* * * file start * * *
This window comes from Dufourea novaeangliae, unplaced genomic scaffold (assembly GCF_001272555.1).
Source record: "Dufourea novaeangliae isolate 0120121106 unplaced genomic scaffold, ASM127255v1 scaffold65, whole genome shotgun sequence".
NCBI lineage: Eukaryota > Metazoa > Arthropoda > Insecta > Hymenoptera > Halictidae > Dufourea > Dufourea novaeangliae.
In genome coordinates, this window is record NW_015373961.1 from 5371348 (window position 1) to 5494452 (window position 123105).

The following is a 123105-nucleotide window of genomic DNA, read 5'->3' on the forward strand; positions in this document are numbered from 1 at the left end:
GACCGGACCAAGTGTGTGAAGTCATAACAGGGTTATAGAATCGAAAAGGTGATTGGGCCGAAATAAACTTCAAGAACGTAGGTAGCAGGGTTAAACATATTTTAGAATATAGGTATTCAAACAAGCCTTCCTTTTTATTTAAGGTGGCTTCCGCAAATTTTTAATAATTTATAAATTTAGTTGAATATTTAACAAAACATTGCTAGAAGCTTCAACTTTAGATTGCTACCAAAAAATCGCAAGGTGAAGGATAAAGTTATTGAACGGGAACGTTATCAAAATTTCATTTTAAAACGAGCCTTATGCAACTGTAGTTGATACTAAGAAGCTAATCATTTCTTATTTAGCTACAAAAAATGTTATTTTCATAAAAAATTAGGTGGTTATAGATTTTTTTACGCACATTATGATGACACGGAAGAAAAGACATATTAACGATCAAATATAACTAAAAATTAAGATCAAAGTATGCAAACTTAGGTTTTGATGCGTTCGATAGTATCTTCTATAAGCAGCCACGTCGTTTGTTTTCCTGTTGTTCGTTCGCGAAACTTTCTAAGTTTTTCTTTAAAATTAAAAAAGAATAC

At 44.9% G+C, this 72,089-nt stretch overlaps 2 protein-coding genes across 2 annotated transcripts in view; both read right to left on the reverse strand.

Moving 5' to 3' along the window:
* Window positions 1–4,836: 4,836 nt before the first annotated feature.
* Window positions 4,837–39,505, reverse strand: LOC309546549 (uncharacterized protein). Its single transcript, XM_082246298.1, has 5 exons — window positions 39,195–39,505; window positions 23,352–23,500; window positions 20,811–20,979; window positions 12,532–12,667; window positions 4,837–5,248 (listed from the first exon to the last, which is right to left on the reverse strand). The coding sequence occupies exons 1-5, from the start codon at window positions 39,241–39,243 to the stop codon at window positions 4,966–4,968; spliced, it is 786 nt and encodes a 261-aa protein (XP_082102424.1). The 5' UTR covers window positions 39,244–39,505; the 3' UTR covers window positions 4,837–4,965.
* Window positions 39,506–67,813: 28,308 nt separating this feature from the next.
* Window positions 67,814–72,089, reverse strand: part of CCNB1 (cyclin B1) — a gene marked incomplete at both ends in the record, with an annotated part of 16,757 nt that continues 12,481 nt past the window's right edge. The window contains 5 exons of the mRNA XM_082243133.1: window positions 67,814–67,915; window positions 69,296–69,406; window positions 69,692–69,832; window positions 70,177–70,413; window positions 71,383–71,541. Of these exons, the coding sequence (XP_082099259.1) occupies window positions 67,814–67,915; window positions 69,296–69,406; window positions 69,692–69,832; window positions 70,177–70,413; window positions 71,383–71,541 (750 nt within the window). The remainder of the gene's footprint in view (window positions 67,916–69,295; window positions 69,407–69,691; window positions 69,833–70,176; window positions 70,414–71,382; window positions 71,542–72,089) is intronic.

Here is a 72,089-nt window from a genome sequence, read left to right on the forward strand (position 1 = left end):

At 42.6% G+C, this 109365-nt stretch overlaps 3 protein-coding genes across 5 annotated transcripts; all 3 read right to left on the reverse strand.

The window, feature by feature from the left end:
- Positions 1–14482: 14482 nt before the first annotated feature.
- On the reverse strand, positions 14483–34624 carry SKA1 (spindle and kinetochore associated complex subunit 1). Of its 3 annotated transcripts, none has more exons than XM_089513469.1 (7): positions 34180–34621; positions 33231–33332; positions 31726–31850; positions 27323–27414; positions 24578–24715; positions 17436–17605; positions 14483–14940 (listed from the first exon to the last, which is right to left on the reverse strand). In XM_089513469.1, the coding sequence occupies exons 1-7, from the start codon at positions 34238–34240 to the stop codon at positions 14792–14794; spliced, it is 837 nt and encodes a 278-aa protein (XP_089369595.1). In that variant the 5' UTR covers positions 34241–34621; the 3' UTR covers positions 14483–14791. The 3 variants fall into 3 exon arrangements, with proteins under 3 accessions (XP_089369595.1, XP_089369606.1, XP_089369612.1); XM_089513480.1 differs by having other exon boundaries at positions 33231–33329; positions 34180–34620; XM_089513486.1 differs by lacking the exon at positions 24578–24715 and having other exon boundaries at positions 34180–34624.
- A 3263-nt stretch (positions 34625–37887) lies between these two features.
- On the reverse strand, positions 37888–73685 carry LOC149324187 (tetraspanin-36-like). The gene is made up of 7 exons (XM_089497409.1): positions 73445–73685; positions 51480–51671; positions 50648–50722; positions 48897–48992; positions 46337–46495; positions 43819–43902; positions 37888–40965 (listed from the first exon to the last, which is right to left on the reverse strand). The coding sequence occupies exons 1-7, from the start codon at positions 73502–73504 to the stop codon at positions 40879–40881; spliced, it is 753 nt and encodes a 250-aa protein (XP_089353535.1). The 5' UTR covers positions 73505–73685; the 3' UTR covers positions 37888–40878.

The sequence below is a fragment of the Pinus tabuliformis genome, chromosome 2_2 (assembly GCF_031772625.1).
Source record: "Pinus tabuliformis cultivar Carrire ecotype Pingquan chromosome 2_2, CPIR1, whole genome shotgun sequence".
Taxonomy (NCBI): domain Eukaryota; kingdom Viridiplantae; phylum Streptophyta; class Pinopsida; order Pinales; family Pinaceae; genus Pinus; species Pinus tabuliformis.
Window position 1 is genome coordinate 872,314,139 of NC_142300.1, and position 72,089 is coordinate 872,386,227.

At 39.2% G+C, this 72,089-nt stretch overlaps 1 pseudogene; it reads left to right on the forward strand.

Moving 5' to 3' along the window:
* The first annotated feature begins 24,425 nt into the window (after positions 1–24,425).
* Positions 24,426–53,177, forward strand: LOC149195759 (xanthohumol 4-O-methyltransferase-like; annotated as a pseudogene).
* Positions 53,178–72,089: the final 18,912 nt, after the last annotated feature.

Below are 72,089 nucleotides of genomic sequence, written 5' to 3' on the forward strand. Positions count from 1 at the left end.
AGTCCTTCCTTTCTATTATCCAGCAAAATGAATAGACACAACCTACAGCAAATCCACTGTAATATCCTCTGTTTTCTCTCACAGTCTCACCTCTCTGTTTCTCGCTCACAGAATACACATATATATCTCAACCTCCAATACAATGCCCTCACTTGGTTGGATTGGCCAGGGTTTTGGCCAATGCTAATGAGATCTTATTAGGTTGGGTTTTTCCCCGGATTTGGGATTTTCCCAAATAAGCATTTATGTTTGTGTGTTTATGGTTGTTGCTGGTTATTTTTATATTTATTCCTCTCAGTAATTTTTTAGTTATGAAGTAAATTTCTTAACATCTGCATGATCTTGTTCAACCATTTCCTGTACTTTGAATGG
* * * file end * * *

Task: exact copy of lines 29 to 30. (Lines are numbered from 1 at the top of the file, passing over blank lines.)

Below are 72,089 nucleotides of genomic sequence, written 5' to 3' on the forward strand. Positions count from 1 at the left end.
AGTCCTTCCTTTCTATTATCCAGCAAAATGAATAGACACAACCTACAGCAAATCCACTGTAATATCCTCTGTTTTCTCTCACAGTCTCACCTCTCTGTTTCTCGCTCACAGAATACACATATATATCTCAACCTCCAATACAATGCCCTCACTTGGTTGGATTGGCCAGGGTTTTGGCCAATGCTAATGAGATCTTATTAGGTTGGGTTTTTCCCCGGATTTGGGATTTTCCCAAATAAGCATTTATGTTTGTGTGTTTATGGTTGTTGCTGGTTATTTTTATATTTATTCCTCTCAGTAATTTTTTAGTTATGAAGTAAATTTCTTAACATCTGCATGATCTTGTTCAACCATTTCCTGTACTTTGAATGG